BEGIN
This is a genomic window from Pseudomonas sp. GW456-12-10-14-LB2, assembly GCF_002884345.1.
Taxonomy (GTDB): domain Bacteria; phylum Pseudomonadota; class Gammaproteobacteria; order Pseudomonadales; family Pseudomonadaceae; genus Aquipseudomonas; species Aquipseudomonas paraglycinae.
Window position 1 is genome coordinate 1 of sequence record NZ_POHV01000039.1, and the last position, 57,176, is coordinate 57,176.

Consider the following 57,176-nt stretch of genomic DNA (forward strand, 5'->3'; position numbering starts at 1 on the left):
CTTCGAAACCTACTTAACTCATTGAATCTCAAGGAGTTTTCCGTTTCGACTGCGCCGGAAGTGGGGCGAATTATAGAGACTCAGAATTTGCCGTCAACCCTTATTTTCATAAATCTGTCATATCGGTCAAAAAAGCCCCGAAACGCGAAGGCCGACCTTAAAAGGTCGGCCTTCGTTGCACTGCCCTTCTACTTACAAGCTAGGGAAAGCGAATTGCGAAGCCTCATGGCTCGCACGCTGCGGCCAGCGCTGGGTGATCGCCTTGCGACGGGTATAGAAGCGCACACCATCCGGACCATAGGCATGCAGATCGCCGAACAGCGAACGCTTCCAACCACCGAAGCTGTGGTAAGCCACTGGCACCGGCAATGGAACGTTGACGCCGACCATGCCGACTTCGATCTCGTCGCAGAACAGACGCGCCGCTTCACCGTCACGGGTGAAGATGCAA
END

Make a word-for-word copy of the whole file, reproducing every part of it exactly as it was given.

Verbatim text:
This is a genomic window from Pseudomonas sp. GW456-12-10-14-LB2, assembly GCF_002884345.1.
Taxonomy (GTDB): domain Bacteria; phylum Pseudomonadota; class Gammaproteobacteria; order Pseudomonadales; family Pseudomonadaceae; genus Aquipseudomonas; species Aquipseudomonas paraglycinae.
Window position 1 is genome coordinate 1 of sequence record NZ_POHV01000039.1, and the last position, 57,176, is coordinate 57,176.

Consider the following 57,176-nt stretch of genomic DNA (forward strand, 5'->3'; position numbering starts at 1 on the left):
CTTCGAAACCTACTTAACTCATTGAATCTCAAGGAGTTTTCCGTTTCGACTGCGCCGGAAGTGGGGCGAATTATAGAGACTCAGAATTTGCCGTCAACCCTTATTTTCATAAATCTGTCATATCGGTCAAAAAAGCCCCGAAACGCGAAGGCCGACCTTAAAAGGTCGGCCTTCGTTGCACTGCCCTTCTACTTACAAGCTAGGGAAAGCGAATTGCGAAGCCTCATGGCTCGCACGCTGCGGCCAGCGCTGGGTGATCGCCTTGCGACGGGTATAGAAGCGCACACCATCCGGACCATAGGCATGCAGATCGCCGAACAGCGAACGCTTCCAACCACCGAAGCTGTGGTAAGCCACTGGCACCGGCAATGGAACGTTGACGCCGACCATGCCGACTTCGATCTCGTCGCAGAACAGACGCGCCGCTTCACCGTCACGGGTGAAGATGCAA